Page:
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The Lodger
A distancing, expressionistic slasher film of the disturbed mass mind.
The Lodger
Alfred Molina Stars in "The Lodger."
Theatrical Review (by FilmCritic): Marie Belloc Lowndes' 1913 novel, The Lodger, based on the grisly Jack the Ripper killings in turn-of-the-century London, has been grist for the movie pulp mill ever since its publication. Knockoff versions of the story trace the history of film, from Pabst's Pandora's Box and all the way to mad psycho James Spader in Jack's Back and Daffy Duck taking on the Shropshire Slasher in Deduce You Say. The most famous version of the novel itself was the first Hitchcock-style Hitchcock film, the 1927 silent The Lodger starring Ivor Novello, who later recreated his role in a 1932 sound remake. The most atmospheric version of the tale was John Brahm's 1944 Fox redux with the creepy Laird Cregar as the notorious murderer.

Now writer/director David Ondaatje has come along with a contemporary version of the story, updated to the mean streets of L.A. in 2009. And this new version of The Lodger also has atmosphere in spades.

Ondaatje fractures Lowndes' novel into two jagged, schizophrenic halves -- a hermetic story about a hateful young married couple (Hope Davis and Donal Logue) that rent out their guest house to an enigmatic writer (Simon Baker), and a police investigation by two deeply disturbed detectives in the LAPD (Alfred Molina and Shane West) who are following a series of murders of prostitutes in L.A. whose killings mimic the Jack the Ripper murders of old. Ultimately, the two stories intersect and shatter.

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Ondaatje remarks in the press notes as being influenced by Hitchcock in the making of The Lodger and sprinkled throughout the film are visual allusions to Hitchcock, from Ellen (Davis) watching her husband (Logue) slice bread and only hearing the word "knife," to in/out tracks reminiscent of scenes in Vertigo and Psycho, to a tribute to the Simon Oakland psychiatric explanation at the end of Psycho. But Ondaatje smears The Lodger with a burdensome style that is less Hitchcock and more the oppressive Brian De Palma 1970s retreads of Hitchcock (Obsession, Dressed To Kill, The Fury), which were all style and no substance. Ondaatje further fractures the style by dipping heavily into the Godfrey Reggio bouillabaisse of Koyaanisqatsi with sped-up, color-saturated shots of L.A. traffic and quick-motion room cleanups. Ondaatje even mixes in some M. Night Shyamalan for good measure.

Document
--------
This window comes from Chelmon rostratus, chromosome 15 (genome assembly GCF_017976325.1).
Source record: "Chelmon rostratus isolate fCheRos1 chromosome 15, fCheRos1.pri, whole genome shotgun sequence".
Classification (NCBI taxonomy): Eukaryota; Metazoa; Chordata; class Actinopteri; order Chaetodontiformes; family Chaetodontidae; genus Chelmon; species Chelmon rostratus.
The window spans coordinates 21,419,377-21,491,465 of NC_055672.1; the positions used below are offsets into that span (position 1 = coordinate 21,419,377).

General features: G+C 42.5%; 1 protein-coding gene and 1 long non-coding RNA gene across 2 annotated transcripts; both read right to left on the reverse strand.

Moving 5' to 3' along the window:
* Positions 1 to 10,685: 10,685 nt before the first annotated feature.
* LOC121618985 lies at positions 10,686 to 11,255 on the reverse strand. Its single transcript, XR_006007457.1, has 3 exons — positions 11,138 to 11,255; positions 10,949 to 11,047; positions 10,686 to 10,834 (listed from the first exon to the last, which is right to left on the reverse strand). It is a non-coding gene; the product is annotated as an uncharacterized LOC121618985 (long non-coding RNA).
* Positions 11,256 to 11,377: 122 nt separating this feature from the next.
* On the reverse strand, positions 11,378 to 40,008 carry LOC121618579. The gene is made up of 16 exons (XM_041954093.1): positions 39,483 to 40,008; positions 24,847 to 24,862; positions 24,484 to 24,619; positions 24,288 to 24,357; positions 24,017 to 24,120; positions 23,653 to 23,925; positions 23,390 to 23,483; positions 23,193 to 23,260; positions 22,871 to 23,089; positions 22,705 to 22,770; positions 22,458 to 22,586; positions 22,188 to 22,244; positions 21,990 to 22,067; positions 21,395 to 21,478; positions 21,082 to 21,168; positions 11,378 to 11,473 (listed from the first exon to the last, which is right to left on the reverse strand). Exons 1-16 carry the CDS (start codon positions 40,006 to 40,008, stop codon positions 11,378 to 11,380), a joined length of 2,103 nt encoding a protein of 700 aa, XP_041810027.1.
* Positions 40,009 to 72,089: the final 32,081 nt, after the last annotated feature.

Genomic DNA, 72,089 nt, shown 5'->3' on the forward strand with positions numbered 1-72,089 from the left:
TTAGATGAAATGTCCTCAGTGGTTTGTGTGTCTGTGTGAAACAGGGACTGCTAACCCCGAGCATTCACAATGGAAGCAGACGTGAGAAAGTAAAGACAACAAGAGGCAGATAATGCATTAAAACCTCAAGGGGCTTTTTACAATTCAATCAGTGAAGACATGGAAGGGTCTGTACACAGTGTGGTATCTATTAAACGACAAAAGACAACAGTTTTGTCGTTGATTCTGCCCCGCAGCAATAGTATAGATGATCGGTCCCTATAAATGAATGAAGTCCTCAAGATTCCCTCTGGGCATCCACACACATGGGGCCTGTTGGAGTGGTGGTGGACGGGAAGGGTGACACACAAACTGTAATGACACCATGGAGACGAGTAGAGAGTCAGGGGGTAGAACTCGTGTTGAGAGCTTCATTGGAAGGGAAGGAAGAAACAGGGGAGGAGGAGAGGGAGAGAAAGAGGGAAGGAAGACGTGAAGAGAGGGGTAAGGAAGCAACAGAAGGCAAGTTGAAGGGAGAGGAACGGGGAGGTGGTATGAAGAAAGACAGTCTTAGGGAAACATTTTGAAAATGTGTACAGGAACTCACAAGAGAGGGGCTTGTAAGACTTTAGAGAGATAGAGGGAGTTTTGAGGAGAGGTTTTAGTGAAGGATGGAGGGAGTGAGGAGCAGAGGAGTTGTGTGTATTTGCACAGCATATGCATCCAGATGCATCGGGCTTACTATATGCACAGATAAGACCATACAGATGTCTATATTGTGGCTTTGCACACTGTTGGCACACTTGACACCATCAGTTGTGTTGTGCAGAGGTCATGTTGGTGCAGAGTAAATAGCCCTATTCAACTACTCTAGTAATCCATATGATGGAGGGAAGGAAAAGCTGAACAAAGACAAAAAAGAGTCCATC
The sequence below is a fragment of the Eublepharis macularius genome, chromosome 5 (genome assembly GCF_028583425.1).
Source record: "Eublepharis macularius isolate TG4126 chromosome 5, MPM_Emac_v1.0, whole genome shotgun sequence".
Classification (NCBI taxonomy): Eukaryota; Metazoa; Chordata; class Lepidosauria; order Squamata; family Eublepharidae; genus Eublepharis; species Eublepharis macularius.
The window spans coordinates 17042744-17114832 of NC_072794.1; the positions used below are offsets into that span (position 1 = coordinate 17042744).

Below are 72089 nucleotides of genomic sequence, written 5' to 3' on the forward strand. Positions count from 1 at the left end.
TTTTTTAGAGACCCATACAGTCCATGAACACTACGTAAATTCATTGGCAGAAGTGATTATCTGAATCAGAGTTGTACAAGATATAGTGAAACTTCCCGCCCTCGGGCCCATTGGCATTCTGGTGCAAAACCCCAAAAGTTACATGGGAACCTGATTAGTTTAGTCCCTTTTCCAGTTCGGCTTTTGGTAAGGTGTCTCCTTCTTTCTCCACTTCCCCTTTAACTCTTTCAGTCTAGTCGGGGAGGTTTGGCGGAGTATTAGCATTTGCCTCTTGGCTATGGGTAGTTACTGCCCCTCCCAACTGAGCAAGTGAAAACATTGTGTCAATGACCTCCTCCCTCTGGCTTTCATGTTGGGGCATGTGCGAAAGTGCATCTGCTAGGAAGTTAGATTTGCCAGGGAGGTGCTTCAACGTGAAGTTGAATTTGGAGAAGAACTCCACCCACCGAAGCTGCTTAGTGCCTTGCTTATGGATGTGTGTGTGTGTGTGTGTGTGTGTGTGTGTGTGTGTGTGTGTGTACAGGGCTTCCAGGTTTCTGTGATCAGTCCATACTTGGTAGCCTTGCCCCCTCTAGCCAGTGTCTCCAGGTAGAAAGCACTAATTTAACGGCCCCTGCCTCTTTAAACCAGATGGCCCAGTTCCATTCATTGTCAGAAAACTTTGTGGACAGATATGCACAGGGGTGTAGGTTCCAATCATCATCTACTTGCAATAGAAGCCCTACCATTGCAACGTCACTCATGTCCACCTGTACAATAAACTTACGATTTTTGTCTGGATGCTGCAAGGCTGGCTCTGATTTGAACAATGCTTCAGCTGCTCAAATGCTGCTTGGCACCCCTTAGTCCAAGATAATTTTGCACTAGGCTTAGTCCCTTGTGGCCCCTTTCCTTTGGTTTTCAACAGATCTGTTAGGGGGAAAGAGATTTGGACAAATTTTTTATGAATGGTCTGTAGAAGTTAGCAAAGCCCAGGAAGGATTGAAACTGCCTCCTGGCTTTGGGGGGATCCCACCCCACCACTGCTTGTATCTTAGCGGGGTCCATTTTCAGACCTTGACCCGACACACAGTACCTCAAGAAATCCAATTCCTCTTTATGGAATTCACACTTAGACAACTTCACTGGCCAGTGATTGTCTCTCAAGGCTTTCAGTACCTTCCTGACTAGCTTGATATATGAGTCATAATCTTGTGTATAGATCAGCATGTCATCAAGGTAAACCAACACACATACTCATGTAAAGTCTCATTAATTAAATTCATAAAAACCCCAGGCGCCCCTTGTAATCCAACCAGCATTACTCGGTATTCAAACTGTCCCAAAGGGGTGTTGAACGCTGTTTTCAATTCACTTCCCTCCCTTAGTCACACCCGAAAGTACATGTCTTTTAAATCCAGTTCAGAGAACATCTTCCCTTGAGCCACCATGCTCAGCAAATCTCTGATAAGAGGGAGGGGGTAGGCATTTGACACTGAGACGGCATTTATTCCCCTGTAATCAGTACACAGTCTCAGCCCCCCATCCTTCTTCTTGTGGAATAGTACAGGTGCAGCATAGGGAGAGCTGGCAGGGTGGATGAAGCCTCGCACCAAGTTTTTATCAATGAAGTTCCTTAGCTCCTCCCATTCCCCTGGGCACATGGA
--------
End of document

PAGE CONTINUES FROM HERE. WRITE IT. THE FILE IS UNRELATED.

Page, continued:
Unfortunately, the measure is not all that good.

The film unfolds in a movie universe, and the closest Ondaatje gets to the real is his homages, which, of course, are not real at all. It is ironic since Ondaatje amasses a great cast of indie film actors (Molina, Davis, West, Baker, Logue, Philip Baker Hall, Mel Harris, Rebecca Pidgeon, Rachael Leigh Cook) but all for naught, with the actors given unforgivable dialogue to recite ("Pull up anything you can on Jack the Ripper"). Even the much admired Hall, as head of the feds, has nothing to do but run around dogging Molina as if recreating his library cop role from Seinfeld.

Ondaatje delivers a distancing, expressionistic slasher film of the disturbed mass mind. In The Lodger it is, indeed, mass madness. It is hard to be too concerned about a psychotic serial killer since everyone in the film appears to be psychotically screwy and any character here could easily be taken for a killer. Molina's Chandler Manning character is clearly teetering on the edge and has some serious issues with his daughter and wife Margaret (Mel Harris), whom he has seemingly driven insane and who now resides in a mental ward. Bunting (Logue) and his wife Ellen (Davis) are one step away from killing each other with a knife... knife... knife and Bunting has to keep reminding Ellen to take her anti-psychotic medication (although he could probably use a prescription himself). Of course, the new lodger Malcolm (Baker) insists on removing the portraits in his room because he doesn't like the paintings staring at him.

At the end of the film, when the killer is revealed, it's startling -- not because it is any big surprise (it isn't), but because you half expect to see the entire cast locked up.

As Cagney remarked in White Heat, "Stark, raving nuts."

January 23rd, 2009 (limited)
February 10th, 2009 (DVD)

Samuel Goldwyn Pictures

David Ondaatje

Alfred Molina, Hope Davis, Simon Baker, Shane West, Rachael Leigh Cook, Donal Logue, Rebecca Pidgeon, Philip Baker Hall

Total: 4 vote(s).

Drama, Horror, Suspense


Rated R for violent content, language and brief nudity.

96 min






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